Why care about the Great Conversation?

On why the intellectual life is for everyone, a Civic Renaissance Facebook group + April's book give away!

Gracious Readers,

Here’s what we’ll cove this week:

  • Why care about the Great Conversation? To understand what it means to be human.

  • Join the Civic Renaissance Facebook Group!

  • “Unbundling people” & other highlights from our conversation on friendship

  • IG Reels: Nashville’s Parthenon by night, and on reviving an age of chivalry

  • April book giveaway: Gracy Olmstead’s book on community and place

Why care about the Great Conversation?

Ideas—and the life of the mind—are for everyone. Civic Renaissance is a project and publication dedicated to explaining why this is true, and how ideas can help us both solve seemingly intractable problems and improve each of our lives today.

The Great Conversation offers each of us an invitation to enter into dialogue with the some of the wisest people across history. We are offered an opportunity to reflect on life’s most important questions—What does it mean to be human? What is the purpose of life? What is the best way to live?—in the company of thoughtful people who have reflected deeply on these questions .

There are two main challenges to The Great Conversation today. First, people often feel as if they are too busy to pause and reflect on these questions about human life and purpose. Second, the liberal arts and classical educational traditions—which have for millennia encouraged students to ask, and formulate answers to, these questions—are being seriously questioned.

Yet carving out time in our daily lives and cultivating space to reflect on personhood and the good life—and engaging with the ideas of those who have come before us—is essential to understanding who we are and to becoming fully human.

Many of us live in modern liberal democracies and enjoy the freedoms and privileges as a result. And those who created the institutions of modern liberal democracy were intimately familiar with the Great Conversation. They were in constant conversation with statesmen and thinkers who came before them. Thomas Jefferson, for example, was influenced by John Locke. And Locke in turn was responding to Thomas Hobbes, Hobbes to Augustine, Augustine to Plato (and, of course the, Bible), Plato to Socrates (and the Egyptians), Socrates to Homer….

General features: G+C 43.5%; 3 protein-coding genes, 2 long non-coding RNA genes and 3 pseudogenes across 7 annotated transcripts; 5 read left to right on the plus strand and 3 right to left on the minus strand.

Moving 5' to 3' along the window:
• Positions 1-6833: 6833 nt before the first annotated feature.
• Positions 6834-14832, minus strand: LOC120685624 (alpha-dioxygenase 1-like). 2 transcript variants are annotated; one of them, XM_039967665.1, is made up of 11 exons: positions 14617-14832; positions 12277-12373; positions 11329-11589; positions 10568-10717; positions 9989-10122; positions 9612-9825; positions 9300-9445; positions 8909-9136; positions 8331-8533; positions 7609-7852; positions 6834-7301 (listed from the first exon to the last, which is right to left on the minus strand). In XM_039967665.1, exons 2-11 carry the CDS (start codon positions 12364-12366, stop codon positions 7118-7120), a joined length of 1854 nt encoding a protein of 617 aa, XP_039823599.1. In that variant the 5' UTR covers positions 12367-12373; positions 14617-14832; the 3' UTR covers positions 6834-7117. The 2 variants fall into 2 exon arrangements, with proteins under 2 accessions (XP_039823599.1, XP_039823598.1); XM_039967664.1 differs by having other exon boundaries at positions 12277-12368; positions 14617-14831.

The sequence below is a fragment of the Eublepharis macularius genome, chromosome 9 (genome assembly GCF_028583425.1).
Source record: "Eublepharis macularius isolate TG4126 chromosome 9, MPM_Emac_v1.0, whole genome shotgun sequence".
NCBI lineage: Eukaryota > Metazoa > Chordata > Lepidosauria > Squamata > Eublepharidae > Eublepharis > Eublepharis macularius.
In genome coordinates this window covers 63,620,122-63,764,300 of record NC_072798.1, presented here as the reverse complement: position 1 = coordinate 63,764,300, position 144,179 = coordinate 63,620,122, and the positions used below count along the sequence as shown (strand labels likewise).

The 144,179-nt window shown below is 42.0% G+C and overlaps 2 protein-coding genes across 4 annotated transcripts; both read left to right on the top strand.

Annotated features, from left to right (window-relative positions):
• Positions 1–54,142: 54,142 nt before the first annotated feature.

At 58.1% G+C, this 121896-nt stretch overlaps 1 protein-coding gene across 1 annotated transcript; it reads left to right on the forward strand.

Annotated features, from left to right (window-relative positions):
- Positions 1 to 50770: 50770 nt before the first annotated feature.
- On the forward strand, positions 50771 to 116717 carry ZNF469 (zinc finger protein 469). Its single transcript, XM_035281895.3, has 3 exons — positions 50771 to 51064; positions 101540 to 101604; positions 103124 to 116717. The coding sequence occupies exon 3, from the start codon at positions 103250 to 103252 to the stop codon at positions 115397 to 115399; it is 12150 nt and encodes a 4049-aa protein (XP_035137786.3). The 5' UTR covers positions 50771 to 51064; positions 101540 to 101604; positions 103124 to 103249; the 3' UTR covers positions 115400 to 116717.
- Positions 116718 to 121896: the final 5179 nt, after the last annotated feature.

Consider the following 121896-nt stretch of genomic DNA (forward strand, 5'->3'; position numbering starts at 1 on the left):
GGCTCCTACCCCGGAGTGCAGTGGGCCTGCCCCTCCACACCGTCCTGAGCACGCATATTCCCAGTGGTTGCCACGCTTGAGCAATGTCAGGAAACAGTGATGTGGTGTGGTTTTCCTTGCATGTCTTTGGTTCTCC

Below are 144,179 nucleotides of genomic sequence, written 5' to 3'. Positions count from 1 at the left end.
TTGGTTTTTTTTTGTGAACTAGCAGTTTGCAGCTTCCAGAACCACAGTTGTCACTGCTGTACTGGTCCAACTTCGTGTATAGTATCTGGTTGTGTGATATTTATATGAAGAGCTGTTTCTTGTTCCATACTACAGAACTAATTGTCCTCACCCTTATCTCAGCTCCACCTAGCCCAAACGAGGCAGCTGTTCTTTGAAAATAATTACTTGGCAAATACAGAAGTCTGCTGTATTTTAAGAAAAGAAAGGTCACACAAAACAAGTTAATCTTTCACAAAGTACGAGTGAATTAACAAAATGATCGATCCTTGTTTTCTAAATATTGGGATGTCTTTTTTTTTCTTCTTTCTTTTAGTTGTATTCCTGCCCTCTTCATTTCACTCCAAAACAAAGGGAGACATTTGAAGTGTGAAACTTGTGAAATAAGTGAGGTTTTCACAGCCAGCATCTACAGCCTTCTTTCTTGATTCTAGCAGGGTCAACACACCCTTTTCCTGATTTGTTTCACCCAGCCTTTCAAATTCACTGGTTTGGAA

And so it goes. The Great Conversation is iterative. It is constantly changing and responding, building off of the ideas of smart people in the past and adapting old questions and answers to our own moment.

Cutting us off from this Great Conversation means losing an appreciation of who we are. Attempts to diminish the importance of the great conversation aren’t progressive, but regressive; they unduly separate us from learning from the mistakes and successes of those who have come before us.

I love this sentiment from Joseph Addison, a founder of the UK’s Spectator, about why The Great conversation and the life of the mind is for everyone. Making this case was his mission with the Spectator, one of the oldest magazines in the world, and still in print today.

It was said of Socrates that he brought Philosophy down from heaven, to inhabit among men; and I shall be ambitious to have it said of me, that I have brought Philosophy out of closets and libraries, schools and colleges, to dwell in clubs and assemblies, at tea-tables and in coffee-houses.

"Uses of The Spectator," March 12th, 1711.

This is also the aim of Civic Renaissance. Thank you for being here, and for being part of this project of democratizing ideas.

Some questions for you to consider:

  • Do you agree that the ideas of thoughtful—albeit flawed—people in the past can improve our lives today?

  • How do you think that we can revive the best of the past while recognizing and condemning the grave errors of those who have come before us?

  • How do you think we should balance studying texts and thinkers from the Western tradition with those of other cultures?

I’d love to hear from you. I’m thinking of these questions—and many others related to these themes—because I’d like to explore them in my next book.

Send me your thoughts by responding to this email, or emailing me at ah@alexandraohudson.com

Join the Civic Renaissance Facebook Group!

Thank you to Civic Renaissance subscriber Joshua Zader for having the idea, and leading the initiative, to create a Civic Renaissance Facebook Group! This opportunity is for those interested in digging deeper into ideas related to healing our public discourse, reviving civil society, and creating a civic renaissance in our nation.

I see this as a chance for us as a community to embody the ideals of civil discourse, robust debate, truth-telling, and grace that this project is committed to.

If you’d like to stay part of the conversation throughout the week, consider joining us by clicking here!

“Unbundling people” & other highlights from the conversation on friendship

Thanks to those of you that took part in our conversation on friendship this past week! We had over two hundred people join us. The dialogue was incredibly rich. It far exceeded my expectations. For those of you who couldn’t make it, you can find the recording here.

Here are a few take aways you might enjoy.